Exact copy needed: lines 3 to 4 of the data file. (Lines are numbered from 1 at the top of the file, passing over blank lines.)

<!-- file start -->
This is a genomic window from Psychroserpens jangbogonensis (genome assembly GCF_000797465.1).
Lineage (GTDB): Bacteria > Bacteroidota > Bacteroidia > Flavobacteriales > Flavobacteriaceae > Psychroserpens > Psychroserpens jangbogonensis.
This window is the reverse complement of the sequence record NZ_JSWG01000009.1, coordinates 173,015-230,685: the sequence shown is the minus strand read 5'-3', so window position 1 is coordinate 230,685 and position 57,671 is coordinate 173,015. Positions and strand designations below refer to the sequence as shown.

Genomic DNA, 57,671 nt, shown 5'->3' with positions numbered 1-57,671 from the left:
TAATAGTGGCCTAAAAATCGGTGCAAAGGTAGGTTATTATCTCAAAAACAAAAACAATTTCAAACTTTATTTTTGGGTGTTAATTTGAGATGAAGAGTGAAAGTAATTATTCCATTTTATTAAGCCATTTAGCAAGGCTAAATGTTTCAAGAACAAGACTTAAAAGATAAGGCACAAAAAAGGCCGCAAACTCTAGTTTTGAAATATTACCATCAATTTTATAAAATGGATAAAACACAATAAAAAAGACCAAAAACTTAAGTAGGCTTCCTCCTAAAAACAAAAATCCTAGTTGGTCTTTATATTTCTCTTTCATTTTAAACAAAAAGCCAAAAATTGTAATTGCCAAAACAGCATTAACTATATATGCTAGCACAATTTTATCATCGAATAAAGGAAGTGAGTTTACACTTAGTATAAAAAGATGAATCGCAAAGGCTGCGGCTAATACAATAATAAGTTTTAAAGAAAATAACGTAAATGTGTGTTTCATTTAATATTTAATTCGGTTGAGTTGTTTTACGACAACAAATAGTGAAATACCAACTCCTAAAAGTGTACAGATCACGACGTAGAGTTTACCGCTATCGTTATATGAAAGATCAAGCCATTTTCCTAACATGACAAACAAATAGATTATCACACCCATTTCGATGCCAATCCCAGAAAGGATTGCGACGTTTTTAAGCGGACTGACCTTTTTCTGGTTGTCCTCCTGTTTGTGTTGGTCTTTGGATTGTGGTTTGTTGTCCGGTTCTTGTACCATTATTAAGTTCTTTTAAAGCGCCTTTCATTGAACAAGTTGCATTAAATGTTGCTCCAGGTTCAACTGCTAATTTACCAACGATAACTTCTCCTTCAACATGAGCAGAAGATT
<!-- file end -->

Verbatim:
This window is the reverse complement of the sequence record NZ_JSWG01000009.1, coordinates 173,015-230,685: the sequence shown is the minus strand read 5'-3', so window position 1 is coordinate 230,685 and position 57,671 is coordinate 173,015. Positions and strand designations below refer to the sequence as shown.

Genomic DNA, 57,671 nt, shown 5'->3' with positions numbered 1-57,671 from the left: